The problem with Guðríður by Quentin Bates

Today’s post has been written by crime author and Icelandic translator Quentin Bates as part of his Thin Ice blog tour and is a fascinating insight into the language of the Icelanders as we all love to read Nordic crime we as crime fiction fans.

You can read his First Draft Q&A Here.


q-tony9733Quentin escaped English suburbia as a teenager and found himself working in Iceland, where his gap year eventually became a gap decade, along with a new language, a new profession and a new family acquired in the process.

He trained as a ship’s officer before unexpectedly side-stepping into an obscure branch of journalism and from there into fiction. The Gunnhildur novels were born of his intimate knowledge and fondness for Iceland and its people, plus a fascination with the turmoil of the country’s recent history.

The Gunnhildur novels are Frozen Out, Cold Comfort, Chilled to the Bone, Winterlude (e-book novella), Cold Steal (e-book only), Summerchill (e-book novella) and Thin Ice (2016)

He is also translating the novels of Ragnar Jónasson, Snowblind and Nightblind, into English, published by Orenda Books.

The problem with Guðríður 

There’s a problem that can’t be avoided when you set your fiction anywhere that has a language of its own and the further removed from English, the greater the problem can become.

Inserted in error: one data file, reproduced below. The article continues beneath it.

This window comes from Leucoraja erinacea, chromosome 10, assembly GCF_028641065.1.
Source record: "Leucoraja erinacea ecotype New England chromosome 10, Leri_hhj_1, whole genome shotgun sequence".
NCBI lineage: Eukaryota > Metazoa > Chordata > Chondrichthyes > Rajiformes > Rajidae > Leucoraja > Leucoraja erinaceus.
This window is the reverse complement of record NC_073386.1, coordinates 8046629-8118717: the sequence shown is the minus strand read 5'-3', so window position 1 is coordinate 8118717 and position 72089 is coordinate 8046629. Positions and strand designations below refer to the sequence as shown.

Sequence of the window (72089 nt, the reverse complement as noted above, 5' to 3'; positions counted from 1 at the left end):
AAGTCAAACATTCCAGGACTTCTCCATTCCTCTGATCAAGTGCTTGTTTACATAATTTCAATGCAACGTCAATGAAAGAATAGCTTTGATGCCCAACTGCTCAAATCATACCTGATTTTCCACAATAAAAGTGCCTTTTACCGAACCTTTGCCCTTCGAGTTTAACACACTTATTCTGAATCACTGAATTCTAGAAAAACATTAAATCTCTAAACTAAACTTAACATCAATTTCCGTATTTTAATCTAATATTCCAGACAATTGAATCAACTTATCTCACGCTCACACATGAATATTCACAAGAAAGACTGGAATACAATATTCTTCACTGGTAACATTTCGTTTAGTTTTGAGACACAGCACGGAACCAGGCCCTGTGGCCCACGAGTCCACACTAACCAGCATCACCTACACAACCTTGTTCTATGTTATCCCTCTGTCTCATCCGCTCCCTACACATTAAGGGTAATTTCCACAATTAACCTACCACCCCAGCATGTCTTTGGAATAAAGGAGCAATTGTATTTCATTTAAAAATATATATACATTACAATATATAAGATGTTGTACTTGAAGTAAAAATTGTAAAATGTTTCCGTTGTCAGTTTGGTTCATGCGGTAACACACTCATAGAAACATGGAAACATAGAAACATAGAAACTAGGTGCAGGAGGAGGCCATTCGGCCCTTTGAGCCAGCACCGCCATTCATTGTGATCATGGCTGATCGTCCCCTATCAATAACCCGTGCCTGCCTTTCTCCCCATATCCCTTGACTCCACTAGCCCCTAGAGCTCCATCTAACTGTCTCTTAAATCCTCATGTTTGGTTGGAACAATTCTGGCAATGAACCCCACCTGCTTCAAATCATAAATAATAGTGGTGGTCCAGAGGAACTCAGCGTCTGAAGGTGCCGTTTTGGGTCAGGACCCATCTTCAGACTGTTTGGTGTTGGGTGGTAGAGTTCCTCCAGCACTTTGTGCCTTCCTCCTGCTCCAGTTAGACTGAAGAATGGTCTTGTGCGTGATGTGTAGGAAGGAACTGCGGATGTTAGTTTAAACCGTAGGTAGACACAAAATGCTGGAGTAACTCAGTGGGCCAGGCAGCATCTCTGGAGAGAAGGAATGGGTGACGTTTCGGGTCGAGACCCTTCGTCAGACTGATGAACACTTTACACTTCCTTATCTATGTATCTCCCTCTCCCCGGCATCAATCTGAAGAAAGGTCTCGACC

It’s the names. One criticism I see all the time is that the names in books set in Iceland are so difficult. Well, yes. They would be. I have to admit it bugs me. Icelanders aren’t called Jim and Mary. If you want fiction with easy names, then choose something that’s set in Tunbridge Wells rather than in Peru, Japan or Iceland.

People in Nordic countries have names that often sound awkward to our ears, but it’s not something a writer can avoid –although it’s something that can be mitigated and I admit that I have simplified names as far as I dare without sacrificing too much reality.

Icelandic has letters that only a handful of other languages use. Þ is a soft th, as in bath. Ð is more complicated and it can’t be replicated easily in the same way that Þ can be replaced with th. Ð is a hard th as in bathe, and a simple th or d don’t come close to the sound that ð has in the middle of a word or name.

So I chickened out. I don’t use names that have ð in them, which rules out around a third of Icelandic names. Þórður, Auður, Guðmundur, Daði, Iðunn, Óðinn and Guðríður are all out, as are Davíð, Hreggviður and Þorgerður. I chose to just not use them rather than try to produce a clumsy equivalent that wouldn’t do justice to the rather beautiful sound these names have.

Many Icelandic names are of Biblical origin; Tómas, Sara, Jakob, Jón, and many others. But it has to be faced that most names are Norse in origin and that’s just the way it is. There’s no getting around that fact Thór, Freyja and Loki are still alive and well in the names of present-day Icelanders, Norwegians and others across the Nordic region.

One day while I was working on Chilled to the Bone a few years ago, one of these comments popped up.

Call me cross-grained, but I decided on the spot that if there were going to be complaints about awkward names, then I’d come up with something properly awkward, a tongue-twister of a name that would at least be worthy of criticism.